resulting spectrum will have 4096 pt. instead of 512 without using option). The result will be
comparable to interpolation of the normal FFT result. To use this feature, you can choose 2x, 4x
or 8x zero padding option.
· Instantaneous spectrum (no averaging): Each change in the signal will cause the
FFT to recalculate. This is the default behavior.
· Average last X spectrum results: This option is useful only for the FFT of the live
input signal or other fast changing signals. Last X complex FFTs will be averaged to
calculate the final result. That will decrease the influence of the noise in the signal
and is usually recommended for all spectral analysis functions on the live signal.
Show result as: After applying the FFT algorithm to the signal, the result will be an array of
complex numbers. These radio-buttons determine the way these complex numbers will be
converted to real values and displayed as FFT graphics.
· Magnitude: value generally regarded as “spectrum”; calculated as sqrt(R^2 + I^2)
· Power spectrum: Magnitude squared.
· Power spectral density (PSD): Power spectrum is calculated first and its values are divided
with the width of the frequency bin. This “normalization” makes comparisons between FFT
sequences from different signals with different sampling rates possible.
· Phase: show signal phase angle (in degrees)
· Real & Imaginary part: show only real or only imaginary part of the spectrum
Apply custom filter curve: You can apply custom filter curve to change the values of the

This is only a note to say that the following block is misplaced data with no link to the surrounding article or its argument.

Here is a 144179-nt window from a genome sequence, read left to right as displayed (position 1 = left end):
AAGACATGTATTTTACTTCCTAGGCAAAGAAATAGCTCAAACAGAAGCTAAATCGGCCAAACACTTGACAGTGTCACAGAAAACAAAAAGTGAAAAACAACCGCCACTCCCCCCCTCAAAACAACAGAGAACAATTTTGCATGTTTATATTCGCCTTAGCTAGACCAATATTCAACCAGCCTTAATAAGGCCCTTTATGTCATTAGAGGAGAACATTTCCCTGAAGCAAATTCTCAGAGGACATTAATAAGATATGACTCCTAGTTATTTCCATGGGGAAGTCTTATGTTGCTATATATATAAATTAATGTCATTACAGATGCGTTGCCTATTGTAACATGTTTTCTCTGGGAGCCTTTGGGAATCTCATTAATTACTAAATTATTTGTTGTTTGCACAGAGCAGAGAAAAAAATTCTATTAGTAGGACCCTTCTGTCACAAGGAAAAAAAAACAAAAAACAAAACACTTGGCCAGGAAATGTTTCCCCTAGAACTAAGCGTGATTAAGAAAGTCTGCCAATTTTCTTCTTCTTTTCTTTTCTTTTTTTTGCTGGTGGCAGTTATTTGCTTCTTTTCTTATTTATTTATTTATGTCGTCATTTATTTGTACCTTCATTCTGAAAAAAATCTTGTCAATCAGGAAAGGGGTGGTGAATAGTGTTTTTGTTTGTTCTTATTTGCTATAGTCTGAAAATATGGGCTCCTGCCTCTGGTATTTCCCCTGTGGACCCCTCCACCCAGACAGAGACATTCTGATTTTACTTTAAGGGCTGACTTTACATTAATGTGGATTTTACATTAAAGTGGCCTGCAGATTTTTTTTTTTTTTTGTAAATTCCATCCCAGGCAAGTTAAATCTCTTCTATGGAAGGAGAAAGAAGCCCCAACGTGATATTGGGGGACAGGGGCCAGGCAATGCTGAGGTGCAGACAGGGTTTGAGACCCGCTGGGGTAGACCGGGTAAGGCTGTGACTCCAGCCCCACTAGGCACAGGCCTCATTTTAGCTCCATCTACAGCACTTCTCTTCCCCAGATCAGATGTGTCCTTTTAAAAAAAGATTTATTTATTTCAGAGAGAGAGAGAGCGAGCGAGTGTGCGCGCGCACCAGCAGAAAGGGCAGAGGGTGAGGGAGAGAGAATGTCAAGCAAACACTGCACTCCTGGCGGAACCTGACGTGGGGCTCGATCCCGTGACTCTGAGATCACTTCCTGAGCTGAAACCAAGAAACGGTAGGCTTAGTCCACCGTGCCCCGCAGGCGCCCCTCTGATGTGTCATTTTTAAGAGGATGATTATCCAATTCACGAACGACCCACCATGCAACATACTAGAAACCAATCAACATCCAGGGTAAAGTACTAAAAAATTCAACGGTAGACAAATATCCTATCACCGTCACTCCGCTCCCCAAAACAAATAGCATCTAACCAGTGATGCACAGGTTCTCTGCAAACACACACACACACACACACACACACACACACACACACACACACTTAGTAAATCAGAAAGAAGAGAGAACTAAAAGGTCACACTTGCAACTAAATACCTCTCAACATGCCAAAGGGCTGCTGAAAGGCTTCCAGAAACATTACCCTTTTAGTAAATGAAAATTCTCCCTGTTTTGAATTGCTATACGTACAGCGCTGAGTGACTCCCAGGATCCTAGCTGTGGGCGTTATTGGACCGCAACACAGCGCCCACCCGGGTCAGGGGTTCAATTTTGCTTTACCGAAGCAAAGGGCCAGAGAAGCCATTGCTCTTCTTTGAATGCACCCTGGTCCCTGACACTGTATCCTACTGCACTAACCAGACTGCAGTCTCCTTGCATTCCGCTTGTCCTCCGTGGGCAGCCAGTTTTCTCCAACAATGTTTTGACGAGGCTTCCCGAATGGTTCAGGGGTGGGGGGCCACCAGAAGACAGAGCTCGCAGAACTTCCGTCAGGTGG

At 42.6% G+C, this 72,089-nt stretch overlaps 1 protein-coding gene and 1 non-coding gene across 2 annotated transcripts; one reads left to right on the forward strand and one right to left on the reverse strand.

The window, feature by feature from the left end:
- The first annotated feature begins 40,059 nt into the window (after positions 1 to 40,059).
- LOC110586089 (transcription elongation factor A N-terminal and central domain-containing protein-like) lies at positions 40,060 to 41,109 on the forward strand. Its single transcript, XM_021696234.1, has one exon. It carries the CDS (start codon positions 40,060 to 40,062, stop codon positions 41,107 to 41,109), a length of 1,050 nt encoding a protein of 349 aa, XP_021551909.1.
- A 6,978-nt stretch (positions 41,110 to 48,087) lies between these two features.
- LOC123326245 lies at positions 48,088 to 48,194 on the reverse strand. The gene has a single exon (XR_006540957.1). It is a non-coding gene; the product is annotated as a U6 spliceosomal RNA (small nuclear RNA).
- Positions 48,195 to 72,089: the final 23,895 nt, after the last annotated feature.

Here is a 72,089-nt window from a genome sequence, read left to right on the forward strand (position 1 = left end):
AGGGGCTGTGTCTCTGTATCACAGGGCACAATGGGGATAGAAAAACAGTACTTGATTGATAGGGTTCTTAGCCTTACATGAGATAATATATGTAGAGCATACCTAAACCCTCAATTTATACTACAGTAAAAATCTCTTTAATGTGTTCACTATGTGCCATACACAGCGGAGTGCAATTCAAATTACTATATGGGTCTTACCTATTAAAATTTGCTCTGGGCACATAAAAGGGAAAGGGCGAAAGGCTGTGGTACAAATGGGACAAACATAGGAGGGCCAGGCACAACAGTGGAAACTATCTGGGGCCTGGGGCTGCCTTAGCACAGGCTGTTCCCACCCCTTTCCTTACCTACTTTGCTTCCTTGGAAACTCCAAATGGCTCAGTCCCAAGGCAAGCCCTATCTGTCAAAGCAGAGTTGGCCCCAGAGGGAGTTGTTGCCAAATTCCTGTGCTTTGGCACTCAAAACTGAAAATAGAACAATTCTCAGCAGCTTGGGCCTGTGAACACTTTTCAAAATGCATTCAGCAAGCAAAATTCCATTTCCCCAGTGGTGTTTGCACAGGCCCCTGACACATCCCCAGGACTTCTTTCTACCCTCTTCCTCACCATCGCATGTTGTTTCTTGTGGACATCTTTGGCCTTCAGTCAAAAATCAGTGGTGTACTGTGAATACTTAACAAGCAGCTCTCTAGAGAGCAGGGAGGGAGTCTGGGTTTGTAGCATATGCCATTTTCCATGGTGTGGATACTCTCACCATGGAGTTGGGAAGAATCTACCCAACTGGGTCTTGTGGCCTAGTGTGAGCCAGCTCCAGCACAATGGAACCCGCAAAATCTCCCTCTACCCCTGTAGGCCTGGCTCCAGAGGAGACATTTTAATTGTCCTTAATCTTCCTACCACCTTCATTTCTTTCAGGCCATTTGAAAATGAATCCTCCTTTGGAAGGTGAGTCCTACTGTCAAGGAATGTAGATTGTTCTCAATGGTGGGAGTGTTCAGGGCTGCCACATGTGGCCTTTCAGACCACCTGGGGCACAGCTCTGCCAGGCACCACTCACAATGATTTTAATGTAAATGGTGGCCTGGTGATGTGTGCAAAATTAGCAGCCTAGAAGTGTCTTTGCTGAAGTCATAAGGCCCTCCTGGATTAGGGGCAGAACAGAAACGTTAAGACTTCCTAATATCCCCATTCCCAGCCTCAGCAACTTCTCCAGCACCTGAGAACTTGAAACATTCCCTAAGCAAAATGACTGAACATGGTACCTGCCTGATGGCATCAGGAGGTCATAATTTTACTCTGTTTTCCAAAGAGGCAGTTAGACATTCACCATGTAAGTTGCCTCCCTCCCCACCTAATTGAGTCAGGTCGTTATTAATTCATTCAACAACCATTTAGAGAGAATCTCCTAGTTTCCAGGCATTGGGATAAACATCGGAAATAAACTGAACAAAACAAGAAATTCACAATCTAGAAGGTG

spectrum. See Custom filter curves section for
more information. This option is applicable only to
magnitude and power spectrum result types.
Logarithmic Y-Axis (dB units) option can be applied only to Magnitude, Power spectrum and
PSD spectrum results. It shows a logarithmic values for all FFT result points, causing Y-axis to be
Y-axis in dBFS: This option can be applied only if Logarithmic Y-Axis is used. It will calculate dB
values relative to some maximal, i.e. full scale value. You can freely define this Full-scale value in
signal units (for example 32767 for 16-bit sound card or max. voltage for NiDAQ device). There is
also a combo-box with the choice of some predefined values for the maximal amplitude. If you
set the full scale value to 0, dB values will always be calculated relative to the currently highest
FFT value so that the highest value is always equal to 0 dB and all other FFT values are
X-Axis units combo box: allows you to switch between following X-axis units: “Hz (Cycles/sec)”,
“CPM (Cycles/minute)”, “KHz”, “MHz”.
Smoothing: If the result of FFT is noisy and has many values, it can be useful to smooth it by
using weighted moving average function. That will remove small noisy details from the FFT and
give you a better overview of the important spectrum events. You can choose some of standard
weighting functions here and determine the length of a smoothing window (longer window means
Test for confidence: Siegel’s test for confidence of spectral peaks tells you if some peak in
spectrum is statistically significant or it could be product of some random fluctuation of the signal.
If you turn this option on, only significant peaks will be shown, while all other values in the
spectrum will be set to zero. You can choose two levels of confidence for this test: 95% or 99%.
This test is purely statistics; it does not use any artificial intelligence methods.